• and in the evening.

  • During the hours in between, I would strategically schedule chores, exercise, and other daily

  • tasks and use them as a break between study blocks.

  • Next is your study environment.

  • You may not realize it, but the location in which you study heavily influences your energy

  • levels, ability to focus, emotions, and much more.

  • It’s all about finding what works best for you.

  • For some students, studying at home in a quiet environment is the best way to focus on the

  • work at hand.

  • For others, studying at the coffee shop or library and being surrounded by other people

  • who are also working helps motivate them to be productive.

  • Whatever the case, find what works for you and stick to it.

  • Be mindful that how fun or enjoyable a space is doesn’t necessarily mean that it’s

  • more conducive to focused studying.

  • Next, should you study in a group or study alone?

  • The answer is that you should do both.

  • Studying alone has its benefits as does studying in a group.

  • Which one you choose at any given time comes down to what you are trying to accomplish

  • during that particular study session.

  • Studying alone helps minimize distractions which often allows you to study more intensely

  • and for longer periods of time.

  • This is ideal when you are first learning information and are trying to go through the

  • material at a faster pace.

  • Studying in a group, on the other hand, often allows you to work through and reinforce difficult

  • concepts while keeping you motivated and sane.

  • That being said, groups should be small.

  • Study with only 1 or 2 other people.

  • Larger groups have rapidly diminishing returns in that you will more than likely get distracted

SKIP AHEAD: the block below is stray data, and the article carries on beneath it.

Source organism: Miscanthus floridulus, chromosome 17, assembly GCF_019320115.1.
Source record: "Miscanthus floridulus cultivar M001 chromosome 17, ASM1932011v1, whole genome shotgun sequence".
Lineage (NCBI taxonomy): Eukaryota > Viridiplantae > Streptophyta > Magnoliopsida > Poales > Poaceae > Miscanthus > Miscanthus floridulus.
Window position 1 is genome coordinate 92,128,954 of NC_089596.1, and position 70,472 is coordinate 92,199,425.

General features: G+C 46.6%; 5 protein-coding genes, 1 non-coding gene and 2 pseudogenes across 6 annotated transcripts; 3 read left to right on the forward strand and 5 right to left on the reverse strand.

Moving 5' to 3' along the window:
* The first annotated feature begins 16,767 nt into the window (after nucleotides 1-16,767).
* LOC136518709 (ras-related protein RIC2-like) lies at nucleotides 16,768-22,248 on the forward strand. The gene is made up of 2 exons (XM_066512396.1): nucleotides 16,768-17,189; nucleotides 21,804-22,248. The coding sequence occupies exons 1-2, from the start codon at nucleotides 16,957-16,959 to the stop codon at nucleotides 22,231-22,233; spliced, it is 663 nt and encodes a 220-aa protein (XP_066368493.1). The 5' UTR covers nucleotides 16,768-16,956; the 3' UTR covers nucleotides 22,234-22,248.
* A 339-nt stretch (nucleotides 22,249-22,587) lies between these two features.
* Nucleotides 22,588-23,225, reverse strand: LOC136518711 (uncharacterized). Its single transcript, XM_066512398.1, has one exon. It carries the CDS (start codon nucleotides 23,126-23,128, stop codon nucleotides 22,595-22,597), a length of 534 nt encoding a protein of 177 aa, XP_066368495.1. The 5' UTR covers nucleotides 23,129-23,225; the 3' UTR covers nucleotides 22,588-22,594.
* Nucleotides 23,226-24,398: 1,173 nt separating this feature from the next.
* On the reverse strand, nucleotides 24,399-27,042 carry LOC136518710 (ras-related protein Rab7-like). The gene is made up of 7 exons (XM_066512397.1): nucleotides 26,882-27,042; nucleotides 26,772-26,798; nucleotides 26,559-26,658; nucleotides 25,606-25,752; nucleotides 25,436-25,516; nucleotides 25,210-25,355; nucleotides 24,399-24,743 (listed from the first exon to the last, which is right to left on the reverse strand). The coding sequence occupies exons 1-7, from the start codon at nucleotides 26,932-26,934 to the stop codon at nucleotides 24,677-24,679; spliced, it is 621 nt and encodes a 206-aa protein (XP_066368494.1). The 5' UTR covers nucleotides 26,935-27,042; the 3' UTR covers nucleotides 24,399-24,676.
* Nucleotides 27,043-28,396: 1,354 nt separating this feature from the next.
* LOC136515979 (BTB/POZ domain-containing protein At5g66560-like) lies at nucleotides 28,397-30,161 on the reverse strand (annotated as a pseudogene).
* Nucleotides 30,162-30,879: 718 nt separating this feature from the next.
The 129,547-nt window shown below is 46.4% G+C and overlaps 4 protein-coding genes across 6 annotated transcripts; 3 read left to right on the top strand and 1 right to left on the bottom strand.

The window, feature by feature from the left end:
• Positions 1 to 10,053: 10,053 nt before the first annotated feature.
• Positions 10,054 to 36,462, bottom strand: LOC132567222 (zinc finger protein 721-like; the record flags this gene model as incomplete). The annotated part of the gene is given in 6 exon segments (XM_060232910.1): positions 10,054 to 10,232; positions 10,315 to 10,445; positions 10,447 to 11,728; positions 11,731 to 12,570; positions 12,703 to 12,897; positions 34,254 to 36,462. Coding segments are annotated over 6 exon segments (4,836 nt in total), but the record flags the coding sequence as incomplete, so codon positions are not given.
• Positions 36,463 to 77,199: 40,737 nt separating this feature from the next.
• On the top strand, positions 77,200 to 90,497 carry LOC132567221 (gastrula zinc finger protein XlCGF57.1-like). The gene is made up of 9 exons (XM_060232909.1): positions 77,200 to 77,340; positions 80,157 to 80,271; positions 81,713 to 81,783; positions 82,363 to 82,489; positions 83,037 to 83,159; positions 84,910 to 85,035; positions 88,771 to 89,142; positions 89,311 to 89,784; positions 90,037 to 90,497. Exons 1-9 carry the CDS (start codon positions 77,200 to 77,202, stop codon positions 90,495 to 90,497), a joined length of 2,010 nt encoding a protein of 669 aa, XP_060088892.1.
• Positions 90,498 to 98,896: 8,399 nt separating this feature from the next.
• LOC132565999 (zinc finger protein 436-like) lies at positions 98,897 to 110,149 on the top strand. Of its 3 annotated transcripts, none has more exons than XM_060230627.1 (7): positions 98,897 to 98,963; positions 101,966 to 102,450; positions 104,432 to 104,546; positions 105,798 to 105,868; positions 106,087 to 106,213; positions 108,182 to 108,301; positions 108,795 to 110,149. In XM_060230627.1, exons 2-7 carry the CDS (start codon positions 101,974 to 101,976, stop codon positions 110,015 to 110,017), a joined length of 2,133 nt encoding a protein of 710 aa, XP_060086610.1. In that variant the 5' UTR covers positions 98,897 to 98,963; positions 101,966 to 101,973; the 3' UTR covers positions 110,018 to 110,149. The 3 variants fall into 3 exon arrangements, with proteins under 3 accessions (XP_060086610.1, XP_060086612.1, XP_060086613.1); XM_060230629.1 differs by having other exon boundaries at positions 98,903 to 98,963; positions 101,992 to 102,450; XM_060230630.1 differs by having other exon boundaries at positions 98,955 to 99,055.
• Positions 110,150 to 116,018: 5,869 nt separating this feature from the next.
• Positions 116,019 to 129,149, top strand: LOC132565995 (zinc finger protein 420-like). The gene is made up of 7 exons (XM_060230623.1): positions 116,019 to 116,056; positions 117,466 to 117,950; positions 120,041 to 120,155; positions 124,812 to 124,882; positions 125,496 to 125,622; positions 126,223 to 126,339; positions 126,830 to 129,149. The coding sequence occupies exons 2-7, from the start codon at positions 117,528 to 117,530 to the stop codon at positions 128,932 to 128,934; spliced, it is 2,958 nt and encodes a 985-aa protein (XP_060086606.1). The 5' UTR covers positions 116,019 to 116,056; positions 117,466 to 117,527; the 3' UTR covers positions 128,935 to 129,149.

• and your productivity will plummet.

  • One of the biggest advantages of group study sessions, however, is the ability to teach

  • what youve learned.

  • This teaching reinforces the material for yourself and helps out your fellow classmates.

  • This is called the Feynman Technique and it is incredibly powerful.

  • We cover this topic in-depth in our How to Study More Effectively video - link in the

  • description.

  • If you aren’t using this technique already, I suggest you start.

  • Last is to optimize your physical health.

  • Although this isn’t necessarily a study technique or strategy, it’s just as, if

  • not even more, important for your performance during college.

  • Improvements in your physical health have been shown to be beneficial for cognition

  • and memory.

  • As such, neglecting your physical health leaves a lot of performance on the table.

  • The three pillars that you should focus on are sleep, nutrition, and exercise.

  • When any one of these is lacking, you won’t be able to perform at the top of your game.

  • Although it sounds obvious, the reason that most students neglect these is time.

  • While in college, it can feel like there is too much to do and not enough time to do it;

  • however, when you better optimize your time, youll often find that there’s much more

  • of it than you realized.

  • To learn more about the benefits of sleep, exercise, and nutrition and how to optimize

  • your schedule to make time for all of them, be sure to check out How to Rank First in

  • Medical School | The (Not So) Obvious Truth on the Kevin Jubbal, M.D.

  • channellink in the description.

  • Although doing well in your prerequisite science courses during college is challenging, I believe

  • that with the right strategies and the right approach, any student can be a top performer.

  • But if your goal is to get into medical school and become a physician, doing well in your

  • college courses is only one piece of the puzzle.

  • The path of getting into medical school is arduous, with complexities, nuances, and roadblocks

  • that can stop even the most ambitious of premedical students.